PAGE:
The world's most prominent gambling destination, Macau, China, is the latest target for Chinese regulators performing an economic overhaul. Macau gaming stocks have already lost much of their value, and their plight doesn't appear to be over yet.
What's the outlook for Macau gaming, a once-booming sector? Is this a dip investors should take advantage of, or a downfall that's best to avoid?
Following a string of industry targets, Macau gaming is next on China's radar
Aside from Hong Kong, Macau is the other Special Administrative Region in China. Gambling was first legalized in Macau in the mid-19th century. Today, gambling accounts for a hefty chunk of Macau's overall economy. By 2019, the region was raking in more than $29 billion annually from gambling alone.
After targeting other industries through regulatory tactics, China is proposing big changes that could limit Macau gaming stocks' profitability. Any gaming company in Macau could receive an appointed government representative who would supervise the business.
Recently, Beijing proposed regulations that would force property developers to liquidate properties at steep discounts to minimize debts. The Chinese government instituted profit caps on education companies and put in place video game restrictions that caused companies in the sector to lose major value. With a hand in everything from big tech to entertainment, the nation's regulators are not taking the economy lightly. While Macau's forthcoming limitations aren't necessarily about debt or antitrust, China is seeking a way to close the gap that's keeping money laundering strong, especially during the pandemic.
Macau gaming stocks have already endured major losses
Collectively, stocks in the Macau gaming sector have lost $18.4 billion in value. The global selloff is a result of the Chinese government's unpredictability and ability to make it impossible for companies to reap a profit.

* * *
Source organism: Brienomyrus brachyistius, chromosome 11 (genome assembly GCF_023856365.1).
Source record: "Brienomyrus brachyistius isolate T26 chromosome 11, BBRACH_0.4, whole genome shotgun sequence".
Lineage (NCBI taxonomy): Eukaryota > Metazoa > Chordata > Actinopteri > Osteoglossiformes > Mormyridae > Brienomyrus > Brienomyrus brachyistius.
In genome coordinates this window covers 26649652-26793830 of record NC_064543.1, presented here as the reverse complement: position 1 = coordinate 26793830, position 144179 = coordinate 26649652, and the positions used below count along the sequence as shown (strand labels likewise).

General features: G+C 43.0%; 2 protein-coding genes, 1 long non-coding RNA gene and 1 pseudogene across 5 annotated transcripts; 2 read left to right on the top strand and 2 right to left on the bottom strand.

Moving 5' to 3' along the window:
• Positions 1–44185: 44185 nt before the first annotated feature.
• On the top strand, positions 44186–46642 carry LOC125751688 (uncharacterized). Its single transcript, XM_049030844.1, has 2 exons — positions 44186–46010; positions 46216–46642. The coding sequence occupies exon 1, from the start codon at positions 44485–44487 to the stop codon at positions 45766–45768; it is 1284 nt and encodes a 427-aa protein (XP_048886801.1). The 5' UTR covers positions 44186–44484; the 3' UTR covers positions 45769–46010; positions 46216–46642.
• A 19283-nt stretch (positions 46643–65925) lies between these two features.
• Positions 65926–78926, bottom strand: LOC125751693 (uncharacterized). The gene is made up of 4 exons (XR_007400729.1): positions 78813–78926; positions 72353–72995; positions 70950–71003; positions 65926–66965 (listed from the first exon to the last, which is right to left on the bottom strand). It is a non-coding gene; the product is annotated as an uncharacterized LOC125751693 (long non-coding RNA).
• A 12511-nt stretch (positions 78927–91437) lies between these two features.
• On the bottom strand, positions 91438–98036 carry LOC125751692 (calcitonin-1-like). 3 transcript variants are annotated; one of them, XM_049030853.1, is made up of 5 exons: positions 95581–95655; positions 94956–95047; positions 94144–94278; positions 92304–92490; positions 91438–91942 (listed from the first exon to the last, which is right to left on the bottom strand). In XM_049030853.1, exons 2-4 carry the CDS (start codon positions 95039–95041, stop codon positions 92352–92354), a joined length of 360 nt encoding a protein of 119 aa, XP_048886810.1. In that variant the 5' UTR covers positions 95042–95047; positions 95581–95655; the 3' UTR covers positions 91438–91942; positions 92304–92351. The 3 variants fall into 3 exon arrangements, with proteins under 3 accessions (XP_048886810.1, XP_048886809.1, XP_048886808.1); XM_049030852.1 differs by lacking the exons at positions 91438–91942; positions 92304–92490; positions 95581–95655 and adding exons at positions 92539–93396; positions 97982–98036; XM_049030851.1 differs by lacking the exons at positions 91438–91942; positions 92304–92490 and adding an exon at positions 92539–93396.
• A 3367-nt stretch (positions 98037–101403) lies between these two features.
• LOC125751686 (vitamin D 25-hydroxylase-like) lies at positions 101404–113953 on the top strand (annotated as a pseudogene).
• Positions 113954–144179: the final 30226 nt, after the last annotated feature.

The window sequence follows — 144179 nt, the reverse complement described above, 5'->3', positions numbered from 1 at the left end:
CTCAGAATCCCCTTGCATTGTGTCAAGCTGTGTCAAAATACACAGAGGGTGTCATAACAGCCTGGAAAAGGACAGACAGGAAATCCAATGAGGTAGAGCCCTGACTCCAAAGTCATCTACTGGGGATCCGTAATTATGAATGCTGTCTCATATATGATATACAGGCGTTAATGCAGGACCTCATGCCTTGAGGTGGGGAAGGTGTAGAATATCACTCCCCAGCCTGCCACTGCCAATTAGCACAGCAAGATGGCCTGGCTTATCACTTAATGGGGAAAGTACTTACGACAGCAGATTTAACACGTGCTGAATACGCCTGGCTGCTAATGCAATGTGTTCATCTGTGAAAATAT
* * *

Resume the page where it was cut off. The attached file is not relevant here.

Some of the biggest Macau gaming companies have also been the ones to suffer the biggest losses so far. They include Sands China, whose stock on the Hong Kong exchange lost 37.63 percent between Sep. 14 and 16. Another Hong Kong Exchange staple, Wynn Macau, fell 32.2 percent during the same period. The losses are the companies' biggest ever.
U.S. gambling stocks are experiencing a ripple effect
U.S. stocks Wynn Resorts (NASDAQ:WYNN), Las Vegas Sands (NYSE:LVS), and MGM Resorts International (NYSE:MGM) also fell on the news. In the last two days, WYNN has fallen nearly 20 percent, LVS 15 percent, and MGM just over 5 percent.
Why analysts aren't betting on Macau gaming stocks moving forward
We have yet to see what will come of China's crackdown on Macau gaming, but it seems inevitable that things will change, and at investors' loss. Although many analysts were betting on a rebound for months, given the implications from regulators, that outlook is shifting fast—analysts are now reducing their price targets for China-listed stocks. Companies in the U.S. are likely to recover, though that may require some operational restructuring and changes to their ties with Chinese businesses.